I’d be hard-pressed to find somebody who hated The Godfather, Fight Club, and The Princess Bride as movies, but I’d add that Fight Club is just as kick-ass on paper. And obviously, Harry Potter and To Kill a Mockingbird deserve to overlap both categories.

Lastly, after reading interviews of the egotistical, pompous jerk that is Nicholas Sparks, I refuse to give him any money whatsoever. I only wish I knew about his arrogance before I watched The Notebook, because I admit that it was a great movie, for being a sappy sob-fest, that is.

I haven’t read or watched most of the others, so please enlighten me with your opinions. Did this diagram get it right? What would you add? Let’s keep the debate going!

Top 5 Books I Hated in High School

Winfrey as Sofia in The Color Purple

Feel free to send me to Australia, Oprah, to make up for your horrible movie!

Yesterday, I discussed a list of the 10 books you should have read in high school, but I’ll admit that not all required reading back then was magnificent. Even some of the most respected authors in the canon drove me nuts. Now I don’t regret reading these because I now know what kind of books/authors to avoid (and because my grades depended on it), but I hope that I can save you from my teenage pain and misery.

Here’s my top 5 literary happiness-killers:

  1. Great Expectations by Charles Dickens. First off, this sucker is LONG. Getting paid by the word was a horrible idea back then. Not that I’m against long books (if reading the last two Harry Potter books in 12 hours each is any consolation), but this one sucked fun out of life like a Dementor. My teacher freshman year was my horrendous debate coach who eventually got fired for not getting his credential. He spent the year playing movies and making us do stupid projects, like build replicas of the Globe Theatre. Great Expectations was accompanied by a huge packet of busy work, like vocab lists and summaries; everyone else knew that he would pass everybody whether we completed it or not, but me being the nerdy student that I am, tried to take it seriously. They were right, of course, and now if you talk about any character named “Pip-” and you don’t end it with “-pin,” I might strangle you. ONE SENTENCE PLOT: Orphan boy meets crazy old lady, who secretly leaves him a fortune so he can impress a rich girl, but he loses both her and his money–making Great Expectations a Great Disappointment.
  2. Beloved by Toni Morrison. Overall, I think Morrison is overrated, and this book is definitely not beloved by me even though it won a Pulitzer. I’m not a fan of ghost stories, and a slavery ghost story is a whole new bag of depressing. I didn’t like any of the characters, and all the voodoo was making me crazy. And as if the novel was bad enough, I had to watch the movie with Oprah Winfrey. Good thing she realized she’s better at giving away cars and getting celebrities to jump on couches than she is at acting. ONE SENTENCE PLOT: Escaped slave kills her daughter to avoid recapture, but suffers from the haunting of her daughter’s reincarnated spirit.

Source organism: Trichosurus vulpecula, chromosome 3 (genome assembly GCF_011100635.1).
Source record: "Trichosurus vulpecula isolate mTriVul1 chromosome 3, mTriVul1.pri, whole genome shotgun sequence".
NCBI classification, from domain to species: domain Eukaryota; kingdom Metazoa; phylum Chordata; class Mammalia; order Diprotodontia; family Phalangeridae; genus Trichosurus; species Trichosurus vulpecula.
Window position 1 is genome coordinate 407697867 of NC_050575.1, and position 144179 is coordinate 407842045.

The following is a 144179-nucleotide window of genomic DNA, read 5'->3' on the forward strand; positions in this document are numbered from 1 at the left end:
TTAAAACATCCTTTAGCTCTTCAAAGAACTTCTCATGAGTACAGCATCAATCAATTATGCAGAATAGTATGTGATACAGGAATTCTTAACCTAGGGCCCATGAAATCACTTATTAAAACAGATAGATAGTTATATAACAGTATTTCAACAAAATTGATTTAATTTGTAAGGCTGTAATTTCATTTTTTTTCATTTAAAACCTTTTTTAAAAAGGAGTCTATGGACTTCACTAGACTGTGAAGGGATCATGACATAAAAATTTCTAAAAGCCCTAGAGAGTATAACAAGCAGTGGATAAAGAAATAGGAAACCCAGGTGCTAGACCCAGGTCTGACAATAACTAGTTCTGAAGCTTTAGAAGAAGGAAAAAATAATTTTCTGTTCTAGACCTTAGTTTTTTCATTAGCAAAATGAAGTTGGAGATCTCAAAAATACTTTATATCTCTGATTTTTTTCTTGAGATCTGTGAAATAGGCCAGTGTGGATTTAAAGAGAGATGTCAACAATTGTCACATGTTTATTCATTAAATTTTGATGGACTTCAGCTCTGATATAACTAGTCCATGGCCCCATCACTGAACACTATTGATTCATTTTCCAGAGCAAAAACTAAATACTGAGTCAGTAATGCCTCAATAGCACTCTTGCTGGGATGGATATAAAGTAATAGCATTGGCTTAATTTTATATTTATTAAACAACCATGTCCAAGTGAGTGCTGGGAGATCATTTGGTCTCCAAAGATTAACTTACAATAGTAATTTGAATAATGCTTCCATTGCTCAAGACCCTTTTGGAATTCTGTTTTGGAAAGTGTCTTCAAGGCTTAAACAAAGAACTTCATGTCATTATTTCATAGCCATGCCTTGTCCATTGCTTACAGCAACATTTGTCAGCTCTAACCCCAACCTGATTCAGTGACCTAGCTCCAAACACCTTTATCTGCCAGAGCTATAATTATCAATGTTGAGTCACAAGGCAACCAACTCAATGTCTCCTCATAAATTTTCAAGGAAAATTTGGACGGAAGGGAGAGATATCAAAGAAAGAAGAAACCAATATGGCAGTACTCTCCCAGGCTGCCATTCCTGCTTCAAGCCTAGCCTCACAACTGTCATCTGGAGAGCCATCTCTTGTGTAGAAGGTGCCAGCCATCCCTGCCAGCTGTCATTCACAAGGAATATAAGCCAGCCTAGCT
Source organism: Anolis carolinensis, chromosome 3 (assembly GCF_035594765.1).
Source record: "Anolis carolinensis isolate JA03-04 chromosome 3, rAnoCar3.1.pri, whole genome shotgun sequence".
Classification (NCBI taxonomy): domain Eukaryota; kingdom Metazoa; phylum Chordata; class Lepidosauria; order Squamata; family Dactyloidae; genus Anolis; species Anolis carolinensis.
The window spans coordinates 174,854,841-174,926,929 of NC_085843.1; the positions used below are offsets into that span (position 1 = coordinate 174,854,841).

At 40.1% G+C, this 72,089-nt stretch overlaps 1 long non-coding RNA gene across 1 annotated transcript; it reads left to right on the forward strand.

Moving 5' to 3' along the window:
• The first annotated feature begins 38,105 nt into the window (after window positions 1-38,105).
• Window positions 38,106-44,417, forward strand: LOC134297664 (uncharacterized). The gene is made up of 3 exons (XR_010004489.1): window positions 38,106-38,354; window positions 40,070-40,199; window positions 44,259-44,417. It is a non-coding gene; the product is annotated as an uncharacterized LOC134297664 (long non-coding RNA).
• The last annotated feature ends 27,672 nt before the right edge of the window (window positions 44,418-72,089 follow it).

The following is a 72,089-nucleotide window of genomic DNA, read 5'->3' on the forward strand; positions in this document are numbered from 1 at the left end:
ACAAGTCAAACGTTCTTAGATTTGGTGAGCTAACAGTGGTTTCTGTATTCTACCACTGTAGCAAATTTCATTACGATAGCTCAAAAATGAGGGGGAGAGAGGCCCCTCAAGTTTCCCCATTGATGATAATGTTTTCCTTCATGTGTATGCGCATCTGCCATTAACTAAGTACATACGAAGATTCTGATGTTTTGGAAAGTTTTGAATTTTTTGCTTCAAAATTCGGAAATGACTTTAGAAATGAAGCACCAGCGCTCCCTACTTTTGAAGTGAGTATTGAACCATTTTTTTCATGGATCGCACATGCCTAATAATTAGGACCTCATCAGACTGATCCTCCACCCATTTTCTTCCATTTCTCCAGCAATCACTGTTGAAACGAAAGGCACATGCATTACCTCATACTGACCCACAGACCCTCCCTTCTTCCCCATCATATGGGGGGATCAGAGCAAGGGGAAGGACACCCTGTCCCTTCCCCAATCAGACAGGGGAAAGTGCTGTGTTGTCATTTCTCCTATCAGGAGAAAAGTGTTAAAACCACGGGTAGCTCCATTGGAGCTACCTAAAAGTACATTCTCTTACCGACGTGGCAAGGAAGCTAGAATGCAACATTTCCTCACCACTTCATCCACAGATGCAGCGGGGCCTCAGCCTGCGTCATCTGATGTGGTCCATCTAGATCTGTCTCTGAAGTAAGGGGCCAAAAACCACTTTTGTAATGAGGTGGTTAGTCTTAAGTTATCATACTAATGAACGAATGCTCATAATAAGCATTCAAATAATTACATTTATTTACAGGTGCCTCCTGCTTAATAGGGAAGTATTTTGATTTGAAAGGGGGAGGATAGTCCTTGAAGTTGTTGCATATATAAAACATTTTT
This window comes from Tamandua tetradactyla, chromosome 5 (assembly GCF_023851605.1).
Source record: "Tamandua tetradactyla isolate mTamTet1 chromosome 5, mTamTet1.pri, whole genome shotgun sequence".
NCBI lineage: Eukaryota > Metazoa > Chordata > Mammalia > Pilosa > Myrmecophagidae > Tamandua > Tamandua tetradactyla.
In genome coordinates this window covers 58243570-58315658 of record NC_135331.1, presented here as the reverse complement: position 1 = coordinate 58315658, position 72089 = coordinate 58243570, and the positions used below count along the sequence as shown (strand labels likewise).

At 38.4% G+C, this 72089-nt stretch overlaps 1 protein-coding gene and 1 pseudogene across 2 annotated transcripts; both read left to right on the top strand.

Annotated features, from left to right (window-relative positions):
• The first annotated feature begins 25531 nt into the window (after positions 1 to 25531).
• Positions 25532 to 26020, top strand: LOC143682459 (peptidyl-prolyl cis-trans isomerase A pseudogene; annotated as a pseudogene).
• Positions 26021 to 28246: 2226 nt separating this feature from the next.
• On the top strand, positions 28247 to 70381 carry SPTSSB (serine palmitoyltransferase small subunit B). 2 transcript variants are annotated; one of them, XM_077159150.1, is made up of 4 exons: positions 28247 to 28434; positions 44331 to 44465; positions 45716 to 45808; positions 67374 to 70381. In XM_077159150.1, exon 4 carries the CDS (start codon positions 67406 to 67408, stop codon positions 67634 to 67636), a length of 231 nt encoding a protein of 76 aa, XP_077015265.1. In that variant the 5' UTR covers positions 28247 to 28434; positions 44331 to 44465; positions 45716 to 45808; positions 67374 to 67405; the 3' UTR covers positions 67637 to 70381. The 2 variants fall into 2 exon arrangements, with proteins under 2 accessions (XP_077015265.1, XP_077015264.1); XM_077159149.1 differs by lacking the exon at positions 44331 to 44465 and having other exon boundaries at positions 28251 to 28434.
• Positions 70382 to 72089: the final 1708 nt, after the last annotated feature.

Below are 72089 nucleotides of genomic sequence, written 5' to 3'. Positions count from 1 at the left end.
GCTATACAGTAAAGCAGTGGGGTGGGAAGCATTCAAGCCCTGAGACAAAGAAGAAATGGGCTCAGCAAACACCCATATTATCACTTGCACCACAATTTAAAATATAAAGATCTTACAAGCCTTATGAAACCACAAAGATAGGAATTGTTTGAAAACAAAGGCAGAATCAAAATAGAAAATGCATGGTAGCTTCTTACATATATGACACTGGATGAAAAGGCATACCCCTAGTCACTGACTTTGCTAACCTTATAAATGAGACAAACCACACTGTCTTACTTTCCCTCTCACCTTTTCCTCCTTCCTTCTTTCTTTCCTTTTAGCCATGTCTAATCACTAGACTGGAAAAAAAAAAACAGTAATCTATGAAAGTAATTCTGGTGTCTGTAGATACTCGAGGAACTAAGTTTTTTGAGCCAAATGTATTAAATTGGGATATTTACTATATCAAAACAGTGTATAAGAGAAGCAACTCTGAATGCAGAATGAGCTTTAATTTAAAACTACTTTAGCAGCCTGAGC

3. Intruder in the Dust by William Faulkner. Honestly, I don’t really remember what this book was about, because of Faulkner committing my #1 literary sin: STREAM OF CONSCIOUSNESS. If an author does this, I will probably loathe him/her, no matter how deep the thoughts. It’s called a period, use it! Faulkner’s run-ons made me just want to run away, very far away. I remember pretending to know what’s going on and bs-ing my way through an essay, then promising myself that I would never read Faulkner again. If you’re a fan of his, sorry, but you’re probably too busy scratching whatever first comes to mind into your hipster diary to care about me anyway. ONE SENTENCE PLOT (ASSISTED BY WIKIPEDIA): Black farmer accused of murdering white man “is exonerated through the efforts of black and white teenagers and a spinster from a long-established Southern family.”
  4. All the King’s Men by Robert Penn Warren. Again, another novel which did not leave a big impression on me. It just seemed like one big compare/contrast story between Stark and Burden. Politicians aren’t very exciting in real life, and they aren’t any different in this story. And unlike other political allegories like Orwell’s Animal Farm, the history it’s based on is just as boring. ONE SENTENCE PLOT: The rise and fall of a southern governor, as told by his right-hand man…yawn.
  5. The Return of the Native by Thomas Hardy. Having also read Tess of the d’Urbervilles, I know that this book wasn’t just a one-time suck fest from Hardy. I also know that most high school students haven’t read these last 3 novels on my list, but my AP Lit teacher (who was so awesome that she deserves her own blog post someday) branched out and offered us some unique reading. Unfortunately, this was not one of them. Hardy has an amazing knack of being dark and dreary, without being interesting. Another forgettable text. ONE SENTENCE PLOT: Exotic, mysterious fallen woman commits suicide after long off-and-on love affair.
So there you have it! There’s so many excellent books out there, and there’s no reason why you should waste your time with these. Trust me, you’re not missing much! But if you disagree with my list or would like to add to it, feel free to comment!
PS: I finished Catching Fire, the 2nd book of The Hunger Games trilogy, last night, so come back tomorrow for its review!